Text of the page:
An image showing the damage to the dish from a broken cable in August.
According to the statement issued by the National Science Foundation on Thursday, the massive radio telescope in Puerto Rico used by global scientists is set to be demolished.The telescope has served scientists across the world for almost 57 years, and it was used as a world-class service for radio astronomy and planetary activities.
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In the case of these latest breakages, the US National Science Foundation (NSF) conducted several assessments regarding repairs before deciding to decommission the telescope.
The NSF, who along with Universidad Ana G. Méndez and Yang Enterprises Inc. operate the observatory, say that the decision has been made after reports from a number of independent engineering companies deemed the telescope structure to be in "danger of a catastrophic failure".
A large cache is visible in the Arecibo Observatory dish in this November 2020 film. The Observatory suffered serious injuries Damage due to a cable failure in August, And the situation only got worse.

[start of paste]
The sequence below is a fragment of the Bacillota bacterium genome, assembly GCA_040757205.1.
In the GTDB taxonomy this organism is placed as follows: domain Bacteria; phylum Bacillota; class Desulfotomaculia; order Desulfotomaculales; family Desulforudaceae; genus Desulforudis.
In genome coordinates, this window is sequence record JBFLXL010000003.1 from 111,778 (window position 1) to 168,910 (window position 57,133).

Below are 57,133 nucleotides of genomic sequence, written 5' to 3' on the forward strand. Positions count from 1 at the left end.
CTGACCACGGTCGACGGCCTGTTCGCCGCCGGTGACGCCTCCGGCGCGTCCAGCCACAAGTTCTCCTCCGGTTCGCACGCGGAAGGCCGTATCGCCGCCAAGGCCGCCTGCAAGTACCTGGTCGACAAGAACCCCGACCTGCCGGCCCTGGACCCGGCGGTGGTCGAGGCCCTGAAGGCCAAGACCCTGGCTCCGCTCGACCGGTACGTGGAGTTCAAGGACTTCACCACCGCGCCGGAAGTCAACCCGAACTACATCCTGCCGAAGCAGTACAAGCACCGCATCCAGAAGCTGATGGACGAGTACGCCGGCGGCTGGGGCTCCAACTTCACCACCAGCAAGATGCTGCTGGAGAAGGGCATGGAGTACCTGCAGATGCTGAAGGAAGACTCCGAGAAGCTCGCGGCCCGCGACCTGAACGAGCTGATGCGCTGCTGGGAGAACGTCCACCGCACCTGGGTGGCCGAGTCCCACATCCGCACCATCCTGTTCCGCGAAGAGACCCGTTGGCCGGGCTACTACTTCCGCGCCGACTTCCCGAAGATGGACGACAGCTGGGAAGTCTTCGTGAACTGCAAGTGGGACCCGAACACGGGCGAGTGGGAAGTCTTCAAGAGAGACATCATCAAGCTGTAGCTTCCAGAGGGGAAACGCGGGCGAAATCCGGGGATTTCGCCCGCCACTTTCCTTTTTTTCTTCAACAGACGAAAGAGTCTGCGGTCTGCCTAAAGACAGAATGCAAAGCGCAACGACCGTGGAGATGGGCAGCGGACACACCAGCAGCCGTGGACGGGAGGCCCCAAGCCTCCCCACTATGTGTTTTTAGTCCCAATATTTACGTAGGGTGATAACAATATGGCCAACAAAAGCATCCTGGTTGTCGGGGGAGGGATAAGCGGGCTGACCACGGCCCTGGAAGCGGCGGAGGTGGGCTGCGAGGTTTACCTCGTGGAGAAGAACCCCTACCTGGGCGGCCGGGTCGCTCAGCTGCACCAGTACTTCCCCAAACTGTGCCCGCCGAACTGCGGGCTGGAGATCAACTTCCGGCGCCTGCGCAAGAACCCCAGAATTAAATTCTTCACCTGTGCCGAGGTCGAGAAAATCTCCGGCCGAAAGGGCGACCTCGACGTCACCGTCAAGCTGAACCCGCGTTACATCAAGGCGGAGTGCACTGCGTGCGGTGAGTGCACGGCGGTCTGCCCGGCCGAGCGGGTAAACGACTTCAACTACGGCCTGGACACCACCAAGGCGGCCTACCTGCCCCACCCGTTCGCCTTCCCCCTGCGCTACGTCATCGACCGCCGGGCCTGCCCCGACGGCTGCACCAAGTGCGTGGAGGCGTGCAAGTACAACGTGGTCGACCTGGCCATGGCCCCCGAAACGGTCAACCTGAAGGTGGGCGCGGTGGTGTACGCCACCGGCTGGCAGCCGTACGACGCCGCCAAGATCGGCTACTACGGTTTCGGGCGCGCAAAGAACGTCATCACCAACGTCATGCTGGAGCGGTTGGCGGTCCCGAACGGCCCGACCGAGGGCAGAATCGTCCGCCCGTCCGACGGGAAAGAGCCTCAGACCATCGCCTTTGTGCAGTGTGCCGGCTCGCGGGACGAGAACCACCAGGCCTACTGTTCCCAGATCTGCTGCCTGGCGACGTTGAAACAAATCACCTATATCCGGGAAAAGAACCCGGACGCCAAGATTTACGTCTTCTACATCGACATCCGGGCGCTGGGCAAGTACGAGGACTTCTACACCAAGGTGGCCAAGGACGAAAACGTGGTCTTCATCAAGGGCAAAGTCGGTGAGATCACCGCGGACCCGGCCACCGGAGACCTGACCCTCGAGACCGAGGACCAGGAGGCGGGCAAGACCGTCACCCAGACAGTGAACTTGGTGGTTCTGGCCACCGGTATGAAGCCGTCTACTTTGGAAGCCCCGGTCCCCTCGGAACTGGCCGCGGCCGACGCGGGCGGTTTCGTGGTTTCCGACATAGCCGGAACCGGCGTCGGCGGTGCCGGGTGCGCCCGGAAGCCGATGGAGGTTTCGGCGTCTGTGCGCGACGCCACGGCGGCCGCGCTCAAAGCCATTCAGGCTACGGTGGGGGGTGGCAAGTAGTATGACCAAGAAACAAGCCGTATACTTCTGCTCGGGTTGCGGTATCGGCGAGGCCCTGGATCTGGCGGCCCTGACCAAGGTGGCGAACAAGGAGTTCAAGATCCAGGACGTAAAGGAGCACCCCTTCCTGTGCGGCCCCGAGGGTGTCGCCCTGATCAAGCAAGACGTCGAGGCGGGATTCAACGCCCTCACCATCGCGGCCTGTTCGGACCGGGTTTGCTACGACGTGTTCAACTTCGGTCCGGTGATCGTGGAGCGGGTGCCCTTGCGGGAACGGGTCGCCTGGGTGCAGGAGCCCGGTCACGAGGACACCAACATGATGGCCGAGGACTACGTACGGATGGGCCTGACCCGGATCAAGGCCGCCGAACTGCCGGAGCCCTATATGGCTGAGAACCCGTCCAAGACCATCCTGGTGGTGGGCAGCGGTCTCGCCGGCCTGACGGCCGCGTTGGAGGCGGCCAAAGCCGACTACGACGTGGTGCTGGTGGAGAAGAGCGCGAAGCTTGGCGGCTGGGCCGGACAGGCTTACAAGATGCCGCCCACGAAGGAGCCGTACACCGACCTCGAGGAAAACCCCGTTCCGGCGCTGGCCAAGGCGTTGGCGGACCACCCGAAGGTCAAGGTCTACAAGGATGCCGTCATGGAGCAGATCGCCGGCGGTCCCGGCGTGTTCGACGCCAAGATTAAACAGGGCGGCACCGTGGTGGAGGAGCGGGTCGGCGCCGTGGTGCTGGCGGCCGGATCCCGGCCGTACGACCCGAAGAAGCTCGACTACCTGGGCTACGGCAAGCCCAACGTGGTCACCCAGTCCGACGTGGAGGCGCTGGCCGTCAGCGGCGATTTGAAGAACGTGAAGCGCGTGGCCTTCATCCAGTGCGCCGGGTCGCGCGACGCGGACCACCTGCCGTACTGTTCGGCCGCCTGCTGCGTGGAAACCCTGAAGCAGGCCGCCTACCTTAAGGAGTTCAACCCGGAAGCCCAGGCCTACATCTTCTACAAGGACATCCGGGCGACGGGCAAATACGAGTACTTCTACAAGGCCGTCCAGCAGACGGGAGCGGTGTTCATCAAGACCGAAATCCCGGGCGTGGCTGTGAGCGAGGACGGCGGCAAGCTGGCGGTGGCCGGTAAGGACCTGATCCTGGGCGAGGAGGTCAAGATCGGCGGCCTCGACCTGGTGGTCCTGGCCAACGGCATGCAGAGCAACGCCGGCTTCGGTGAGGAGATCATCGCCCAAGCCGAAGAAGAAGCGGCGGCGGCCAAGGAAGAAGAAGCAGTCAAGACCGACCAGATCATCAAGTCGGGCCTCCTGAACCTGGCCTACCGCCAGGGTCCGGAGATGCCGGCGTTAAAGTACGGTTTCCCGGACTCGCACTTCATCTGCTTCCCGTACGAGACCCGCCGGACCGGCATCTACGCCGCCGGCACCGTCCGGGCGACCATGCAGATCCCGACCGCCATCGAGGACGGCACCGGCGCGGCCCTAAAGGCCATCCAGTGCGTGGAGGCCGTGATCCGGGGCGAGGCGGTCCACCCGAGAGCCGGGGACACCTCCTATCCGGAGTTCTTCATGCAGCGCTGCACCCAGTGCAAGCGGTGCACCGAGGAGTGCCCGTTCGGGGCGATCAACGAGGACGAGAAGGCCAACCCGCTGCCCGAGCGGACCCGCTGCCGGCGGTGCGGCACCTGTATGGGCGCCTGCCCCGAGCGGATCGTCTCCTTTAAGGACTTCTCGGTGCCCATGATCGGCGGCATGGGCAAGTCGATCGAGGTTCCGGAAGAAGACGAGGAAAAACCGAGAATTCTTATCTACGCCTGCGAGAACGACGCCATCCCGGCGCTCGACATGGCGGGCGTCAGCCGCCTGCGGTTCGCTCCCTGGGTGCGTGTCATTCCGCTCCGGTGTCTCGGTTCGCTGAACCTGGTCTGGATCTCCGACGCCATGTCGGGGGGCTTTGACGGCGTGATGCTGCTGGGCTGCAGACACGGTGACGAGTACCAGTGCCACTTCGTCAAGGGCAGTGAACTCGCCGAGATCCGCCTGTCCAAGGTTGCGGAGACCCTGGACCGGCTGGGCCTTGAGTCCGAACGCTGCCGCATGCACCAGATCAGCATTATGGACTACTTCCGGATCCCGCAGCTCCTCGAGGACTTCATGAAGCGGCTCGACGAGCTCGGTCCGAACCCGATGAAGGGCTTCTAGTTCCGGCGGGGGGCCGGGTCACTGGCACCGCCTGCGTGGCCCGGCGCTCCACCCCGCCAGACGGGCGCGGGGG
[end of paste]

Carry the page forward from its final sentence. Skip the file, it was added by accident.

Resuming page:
Then another cable broke earlier this month, creating a new hole in the dish and damaging adjacent cables as engineers scrambled to devise a plan to preserve the defective structure. Cables hold up a 900-ton equipment platform over the telescope's huge reflector dish, and those cables have begun to fail.
A review found that the 305m telescope was at risk of catastrophic collapse, following damage to its support system. UCF manages the facility for the National Science Foundation.
It was the site of an action scene in the 1995 film GoldenEye, in which Bond, played by Pierce Brosnan, spars with Bean's Trevelyan on the platform above the dish. It has lasted for almost 57 years and provided valuable insights for many scientists across the world. It explored pulsars, expanded our knowledge of Mercury, discovered exoplanets, and detected rapid radio explosions.
Scientists took to Twitter to mourn for the observatory. "It's a big science gut punch".
"It was my Disney", wrote Edgard Rivera-Valentín, a Universities Space Research Association scientist at the Lunar and Planetary Institute in Texas, in a series of tweets.
The NSF's condemnation plan will focus on binoculars in an effort to protect surrounding surveillance structures. "When all the necessary arrangements are made, the telescope will be subjected to controlled extraction", the foundation said.